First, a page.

What do Shinui and a large swath of American Jewry have in common? Answer: An obsessive fear of anything connected to religion, and contempt for people of faith.
American Jews live in terror of religious Christians - the kind who tell their elected representatives that America will be judged by its treatment of Israel. (Well-heeled Presbyterians, who have, like most Jews, reduced religion to "good deeds," such as boycotting Israel, trouble them far less.) Every litany of the evils of George W. Bush includes his religiosity.
An August 12 op-ed by Eli Valley of the Steinhardt Foundation¹s Jewish Life Network perfectly captured American Jewry¹s anti-Christian phobia and general disdain for religion. The most frightening thing about President Bush, wrote Valley, is that he "has made no secret of his spiritual devotion."
Fundamentalist Christians hope for the conversion of all Jews and thus the end of Jewish religion, warns Valley, and that should make every Jew shudder. Even if the charge were true, it should cause no shudders: Given the phenomenal success of American Jews in ending the Jewish religion through intermarriage and assimilation, there is little left for Christian fundamentalists to do.
It makes no sense, alleges Valley, to fight Islamic fundamentalism with Christian fundamentalism. That would be true, however, only if Christian suicide bombers were seeking to spread the rule of Christendom around the globe. (Two weeks ago, Al Gore used the same clumsy "fundamentalist" brush to link radical Islamists, Orthodox Jews, and George W. Bush.)
Valley further claims that devout Christians, like Bush, are incapable of fact-based reasoning and implies that their "longing for Apocalypse" leads them to make war. No doubt he believes that. His secular faith thereby spares him the trouble of having to engage the premises of Bush¹s foreign policy, of which Norman Podhoretz, not generally known as either a Christian fundamentalist or a seeker of Apocalypse, offers a spirited 38-page defense in the current edition of Commentary. Podhoretz cites numerous facts and makes many rational-sounding arguments: he does not quote Scripture.
American Jews have become positively God-phobic. Pity hapless Cameron Kerry, who promoted his brother to a gathering of Orthodox Jews on the grounds that he would never appoint an attorney-general who begins his work day with prayer. No doubt that line was a surefire winner with secular Jewish groups. How was Kerry, a Reform convert, to know that Orthodox Jews begin and end their day in the same way?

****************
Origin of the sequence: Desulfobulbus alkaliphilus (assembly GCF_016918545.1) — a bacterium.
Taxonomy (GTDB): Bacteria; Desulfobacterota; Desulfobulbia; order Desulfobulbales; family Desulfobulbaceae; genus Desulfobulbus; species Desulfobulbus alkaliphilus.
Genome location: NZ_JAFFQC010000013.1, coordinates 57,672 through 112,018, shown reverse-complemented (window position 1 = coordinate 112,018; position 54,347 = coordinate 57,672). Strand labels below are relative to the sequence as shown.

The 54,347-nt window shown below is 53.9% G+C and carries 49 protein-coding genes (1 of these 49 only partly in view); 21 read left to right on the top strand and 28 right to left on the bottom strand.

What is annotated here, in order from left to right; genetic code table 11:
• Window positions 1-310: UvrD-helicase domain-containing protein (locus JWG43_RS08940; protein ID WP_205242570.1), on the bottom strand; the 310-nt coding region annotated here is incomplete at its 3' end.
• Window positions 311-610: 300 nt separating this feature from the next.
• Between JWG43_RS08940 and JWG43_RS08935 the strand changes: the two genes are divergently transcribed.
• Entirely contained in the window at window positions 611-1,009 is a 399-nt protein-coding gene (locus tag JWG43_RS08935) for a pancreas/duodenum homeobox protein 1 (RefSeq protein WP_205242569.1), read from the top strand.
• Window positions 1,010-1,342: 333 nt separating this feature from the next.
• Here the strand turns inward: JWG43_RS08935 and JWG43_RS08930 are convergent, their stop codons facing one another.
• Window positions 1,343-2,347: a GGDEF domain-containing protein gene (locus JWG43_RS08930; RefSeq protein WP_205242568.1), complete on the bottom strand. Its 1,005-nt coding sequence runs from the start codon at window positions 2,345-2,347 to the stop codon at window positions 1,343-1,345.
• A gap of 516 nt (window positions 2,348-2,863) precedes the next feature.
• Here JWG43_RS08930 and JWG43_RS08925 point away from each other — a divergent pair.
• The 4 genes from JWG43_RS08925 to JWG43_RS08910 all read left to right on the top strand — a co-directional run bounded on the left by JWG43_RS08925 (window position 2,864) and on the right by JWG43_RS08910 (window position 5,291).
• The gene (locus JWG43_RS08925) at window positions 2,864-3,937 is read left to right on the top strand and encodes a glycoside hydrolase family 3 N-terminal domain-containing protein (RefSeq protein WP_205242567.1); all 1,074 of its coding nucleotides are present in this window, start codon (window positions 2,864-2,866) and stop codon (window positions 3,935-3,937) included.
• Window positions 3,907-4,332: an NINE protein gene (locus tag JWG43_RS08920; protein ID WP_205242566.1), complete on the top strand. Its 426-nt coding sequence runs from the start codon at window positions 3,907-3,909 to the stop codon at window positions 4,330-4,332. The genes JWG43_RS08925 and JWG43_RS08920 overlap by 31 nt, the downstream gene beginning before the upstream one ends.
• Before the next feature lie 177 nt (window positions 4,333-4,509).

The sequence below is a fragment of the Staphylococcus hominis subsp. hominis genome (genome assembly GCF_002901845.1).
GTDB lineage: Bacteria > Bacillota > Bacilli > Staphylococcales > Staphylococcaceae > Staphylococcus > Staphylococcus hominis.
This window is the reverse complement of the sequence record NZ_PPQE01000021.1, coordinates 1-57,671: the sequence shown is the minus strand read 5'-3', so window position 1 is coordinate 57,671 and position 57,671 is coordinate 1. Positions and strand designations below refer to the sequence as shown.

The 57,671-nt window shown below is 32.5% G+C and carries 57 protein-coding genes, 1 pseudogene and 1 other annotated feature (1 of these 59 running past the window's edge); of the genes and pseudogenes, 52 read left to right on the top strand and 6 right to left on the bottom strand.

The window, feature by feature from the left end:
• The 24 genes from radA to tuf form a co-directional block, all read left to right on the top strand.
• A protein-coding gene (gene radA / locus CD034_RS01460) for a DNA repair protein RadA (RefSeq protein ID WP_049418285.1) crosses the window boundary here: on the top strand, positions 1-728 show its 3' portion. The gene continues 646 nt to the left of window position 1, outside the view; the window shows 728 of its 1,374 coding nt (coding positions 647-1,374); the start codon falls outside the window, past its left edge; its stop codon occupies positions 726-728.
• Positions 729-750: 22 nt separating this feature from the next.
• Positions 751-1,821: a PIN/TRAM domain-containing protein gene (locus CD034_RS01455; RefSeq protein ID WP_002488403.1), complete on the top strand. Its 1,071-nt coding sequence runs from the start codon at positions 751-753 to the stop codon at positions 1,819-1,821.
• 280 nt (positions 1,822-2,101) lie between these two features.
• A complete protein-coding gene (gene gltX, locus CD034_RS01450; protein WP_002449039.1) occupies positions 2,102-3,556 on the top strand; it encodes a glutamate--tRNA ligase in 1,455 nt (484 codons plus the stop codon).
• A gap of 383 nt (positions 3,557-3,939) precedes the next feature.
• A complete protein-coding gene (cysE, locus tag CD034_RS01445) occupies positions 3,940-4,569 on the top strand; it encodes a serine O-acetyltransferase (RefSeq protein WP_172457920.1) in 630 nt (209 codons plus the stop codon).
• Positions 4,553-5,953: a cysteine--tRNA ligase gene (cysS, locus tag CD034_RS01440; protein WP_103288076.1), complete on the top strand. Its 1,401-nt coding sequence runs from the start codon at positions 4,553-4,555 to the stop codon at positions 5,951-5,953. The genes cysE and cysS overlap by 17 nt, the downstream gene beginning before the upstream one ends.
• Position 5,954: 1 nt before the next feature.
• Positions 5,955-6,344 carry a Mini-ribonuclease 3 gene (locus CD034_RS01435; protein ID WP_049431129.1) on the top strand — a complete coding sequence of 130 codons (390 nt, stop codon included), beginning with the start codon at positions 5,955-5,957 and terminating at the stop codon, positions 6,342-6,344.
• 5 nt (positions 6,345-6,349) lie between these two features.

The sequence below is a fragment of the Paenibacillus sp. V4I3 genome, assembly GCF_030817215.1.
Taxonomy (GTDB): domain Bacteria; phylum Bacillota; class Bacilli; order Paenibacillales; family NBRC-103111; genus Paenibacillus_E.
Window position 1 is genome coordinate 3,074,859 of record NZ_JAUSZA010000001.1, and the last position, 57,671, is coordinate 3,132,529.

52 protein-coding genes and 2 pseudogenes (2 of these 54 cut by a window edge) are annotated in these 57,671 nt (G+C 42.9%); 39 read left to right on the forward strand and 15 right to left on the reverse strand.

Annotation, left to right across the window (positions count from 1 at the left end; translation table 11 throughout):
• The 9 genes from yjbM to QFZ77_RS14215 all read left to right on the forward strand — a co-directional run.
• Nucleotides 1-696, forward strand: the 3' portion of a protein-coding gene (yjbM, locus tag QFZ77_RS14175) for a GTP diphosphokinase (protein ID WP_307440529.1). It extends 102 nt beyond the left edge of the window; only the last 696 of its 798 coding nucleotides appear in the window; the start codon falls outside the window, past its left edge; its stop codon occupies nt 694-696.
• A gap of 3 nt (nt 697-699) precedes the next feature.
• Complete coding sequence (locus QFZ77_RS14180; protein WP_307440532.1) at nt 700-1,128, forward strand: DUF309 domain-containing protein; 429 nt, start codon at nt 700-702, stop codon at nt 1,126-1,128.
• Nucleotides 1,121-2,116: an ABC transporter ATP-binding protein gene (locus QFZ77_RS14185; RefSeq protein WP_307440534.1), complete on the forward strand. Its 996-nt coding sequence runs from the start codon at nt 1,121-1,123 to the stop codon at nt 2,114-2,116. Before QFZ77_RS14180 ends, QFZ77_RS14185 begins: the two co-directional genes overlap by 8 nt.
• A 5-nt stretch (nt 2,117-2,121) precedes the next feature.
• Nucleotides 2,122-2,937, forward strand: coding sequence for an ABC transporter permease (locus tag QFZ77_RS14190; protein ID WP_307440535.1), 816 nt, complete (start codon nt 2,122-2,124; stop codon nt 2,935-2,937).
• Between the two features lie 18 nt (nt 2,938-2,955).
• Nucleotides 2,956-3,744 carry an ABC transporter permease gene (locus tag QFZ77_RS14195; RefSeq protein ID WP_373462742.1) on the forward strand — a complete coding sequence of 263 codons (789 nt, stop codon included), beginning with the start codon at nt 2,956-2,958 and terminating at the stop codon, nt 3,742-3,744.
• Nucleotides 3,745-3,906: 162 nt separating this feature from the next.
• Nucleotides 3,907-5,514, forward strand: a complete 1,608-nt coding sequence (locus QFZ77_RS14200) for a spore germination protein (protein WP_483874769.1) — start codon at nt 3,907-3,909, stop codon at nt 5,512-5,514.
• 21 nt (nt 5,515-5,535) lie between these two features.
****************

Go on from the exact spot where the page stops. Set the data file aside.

For fear of aiding and abetting religion, major Jewish organizations, including the Reform movement, consistently adopt the most extreme positions on separation of state and religion. Despite countless studies showing a day school education to be by far the best antidote to assimilation, those organizations automatically oppose any initiative that would help place a Jewish day school education within the reach of more Jewish families. They even opposed the use of Homeland Security funds to protect Jewish institutions, despite the obvious appeal of Jewish day schools and synagogues to Muslim terrorists.
THAT BRINGS us back to Shinui. It is by now clear that the party is not just neutral in matters of religion, seeking only to protect against religious coercion. Its leaders are disgusted by the thought of any Jew becoming more observant. When Avraham Poraz said in the cabinet this week, "It is sometimes permissible for a Jew to be anti-Semitic," he meant that it is permissible to hold the religious practices that have defined our people in contempt - by celebrating, for instance, soccer games on Rosh Hashana and pork shops in every town.
It is not enough for Yosef Lapid and Poraz that they are free to believe and do as they want, they are horrified that anyone should want to know more about their Judaism. Thus their outraged protest at the creation of 114 sites around the country - more than a quarter for Russian-speakers - where Jews can come of their own volition to learn a bit more about the Yom Kippur prayers and to discuss the meaning of the day.
So instinctively do they recoil from anything connected to Judaism that they cannot even notice the contradictions in their own positions. Shinui advocates mass conversion of Russian-speaking immigrants. So how can they oppose providing those immigrants with more knowledge of the religion to which they would convert?
By teaching its children that religious faith is synonymous with nonsense, American Jewry has brought itself to the point of extinction. And by seeking to cut off Israeli Jews from their past, Shinui drains the country of the will crucial to its survival. As long as the Jews of Israel were filled with a sense of their role in Jewish history, they faced the future with optimism. Today, a strong and rich Israel confronts its future with deep pessimism; 35 percent of secular teenagers in Israel say they view their future elsewhere. Only the belief in a uniquely Jewish mission offers Israeli Jews a rationale to continue paying the price of living in this particular place; only a renewed attachment to Jewish faith can guarantee a future for American Jewry.